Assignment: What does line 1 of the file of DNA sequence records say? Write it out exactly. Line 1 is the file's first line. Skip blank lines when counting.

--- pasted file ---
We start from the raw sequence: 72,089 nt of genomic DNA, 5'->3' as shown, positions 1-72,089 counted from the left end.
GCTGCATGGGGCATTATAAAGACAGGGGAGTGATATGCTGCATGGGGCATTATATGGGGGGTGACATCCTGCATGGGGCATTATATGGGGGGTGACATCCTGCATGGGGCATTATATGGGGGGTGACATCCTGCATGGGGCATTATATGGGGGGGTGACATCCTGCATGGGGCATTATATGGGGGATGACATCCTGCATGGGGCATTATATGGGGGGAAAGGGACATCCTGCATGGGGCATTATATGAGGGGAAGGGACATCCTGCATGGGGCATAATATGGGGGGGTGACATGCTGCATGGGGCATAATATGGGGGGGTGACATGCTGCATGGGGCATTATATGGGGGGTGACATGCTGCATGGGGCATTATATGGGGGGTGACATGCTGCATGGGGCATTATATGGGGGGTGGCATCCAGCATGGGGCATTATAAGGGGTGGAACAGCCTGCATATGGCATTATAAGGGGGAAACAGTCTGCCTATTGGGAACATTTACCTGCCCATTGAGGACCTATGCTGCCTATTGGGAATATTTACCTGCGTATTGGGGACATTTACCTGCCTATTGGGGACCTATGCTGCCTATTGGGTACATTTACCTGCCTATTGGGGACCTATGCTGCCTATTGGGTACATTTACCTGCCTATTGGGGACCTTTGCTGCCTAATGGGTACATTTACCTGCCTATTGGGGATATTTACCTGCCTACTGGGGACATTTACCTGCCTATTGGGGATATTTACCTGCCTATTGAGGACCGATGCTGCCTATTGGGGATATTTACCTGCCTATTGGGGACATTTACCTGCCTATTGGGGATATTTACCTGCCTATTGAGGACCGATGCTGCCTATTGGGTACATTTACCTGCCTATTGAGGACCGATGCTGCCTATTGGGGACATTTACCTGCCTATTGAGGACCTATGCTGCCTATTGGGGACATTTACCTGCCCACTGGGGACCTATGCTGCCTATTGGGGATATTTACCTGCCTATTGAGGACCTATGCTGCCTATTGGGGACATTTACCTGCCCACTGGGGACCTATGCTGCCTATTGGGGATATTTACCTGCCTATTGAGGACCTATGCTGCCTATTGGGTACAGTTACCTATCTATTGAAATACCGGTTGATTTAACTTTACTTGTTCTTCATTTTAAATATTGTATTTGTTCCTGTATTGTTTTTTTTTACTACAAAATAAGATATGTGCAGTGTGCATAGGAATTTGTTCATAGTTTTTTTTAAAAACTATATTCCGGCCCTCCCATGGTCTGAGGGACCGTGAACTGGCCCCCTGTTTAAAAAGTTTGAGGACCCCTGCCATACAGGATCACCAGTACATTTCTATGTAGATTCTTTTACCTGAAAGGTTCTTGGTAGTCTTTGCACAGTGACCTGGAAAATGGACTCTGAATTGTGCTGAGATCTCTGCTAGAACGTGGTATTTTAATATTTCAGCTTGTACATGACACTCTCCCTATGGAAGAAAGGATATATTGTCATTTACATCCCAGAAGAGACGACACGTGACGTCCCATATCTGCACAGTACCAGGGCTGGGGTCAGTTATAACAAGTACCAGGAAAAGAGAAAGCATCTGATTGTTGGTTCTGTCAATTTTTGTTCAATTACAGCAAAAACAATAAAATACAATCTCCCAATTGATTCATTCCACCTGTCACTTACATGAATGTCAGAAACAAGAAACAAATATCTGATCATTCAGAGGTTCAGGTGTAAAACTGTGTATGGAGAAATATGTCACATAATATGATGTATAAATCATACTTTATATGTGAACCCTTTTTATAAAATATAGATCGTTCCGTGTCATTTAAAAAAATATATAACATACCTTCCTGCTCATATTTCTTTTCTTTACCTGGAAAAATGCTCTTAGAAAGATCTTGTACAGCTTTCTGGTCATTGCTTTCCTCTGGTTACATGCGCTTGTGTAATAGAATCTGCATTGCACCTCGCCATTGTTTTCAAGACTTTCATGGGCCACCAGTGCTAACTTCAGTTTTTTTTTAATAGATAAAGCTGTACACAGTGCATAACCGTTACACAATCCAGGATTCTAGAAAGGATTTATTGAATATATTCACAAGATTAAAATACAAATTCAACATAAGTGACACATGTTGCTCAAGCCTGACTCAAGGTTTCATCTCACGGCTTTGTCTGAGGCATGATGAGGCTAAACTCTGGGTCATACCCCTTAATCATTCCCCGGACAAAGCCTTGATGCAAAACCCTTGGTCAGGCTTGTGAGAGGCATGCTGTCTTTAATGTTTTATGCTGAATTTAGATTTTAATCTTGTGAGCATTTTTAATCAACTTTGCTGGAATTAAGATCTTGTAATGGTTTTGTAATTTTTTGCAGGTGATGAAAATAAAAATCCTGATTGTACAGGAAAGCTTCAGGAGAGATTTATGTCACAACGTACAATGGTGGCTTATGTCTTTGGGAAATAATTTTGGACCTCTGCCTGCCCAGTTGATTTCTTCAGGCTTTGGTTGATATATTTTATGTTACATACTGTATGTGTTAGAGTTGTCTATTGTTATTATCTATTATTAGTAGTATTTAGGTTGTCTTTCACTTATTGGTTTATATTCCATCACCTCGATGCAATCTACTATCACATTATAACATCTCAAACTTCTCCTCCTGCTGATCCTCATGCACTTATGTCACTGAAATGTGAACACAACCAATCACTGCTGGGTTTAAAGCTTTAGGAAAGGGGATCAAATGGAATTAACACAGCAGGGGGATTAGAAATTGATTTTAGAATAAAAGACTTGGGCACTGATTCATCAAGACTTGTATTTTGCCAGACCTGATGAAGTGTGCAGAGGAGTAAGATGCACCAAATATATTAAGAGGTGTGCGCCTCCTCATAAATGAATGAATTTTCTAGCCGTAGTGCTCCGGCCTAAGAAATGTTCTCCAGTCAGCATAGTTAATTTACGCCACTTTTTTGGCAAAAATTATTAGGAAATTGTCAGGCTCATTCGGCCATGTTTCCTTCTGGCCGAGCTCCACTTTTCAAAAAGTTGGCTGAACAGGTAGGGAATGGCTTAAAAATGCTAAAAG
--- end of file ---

We start from the raw sequence: 72,089 nt of genomic DNA, 5'->3' as shown, positions 1-72,089 counted from the left end.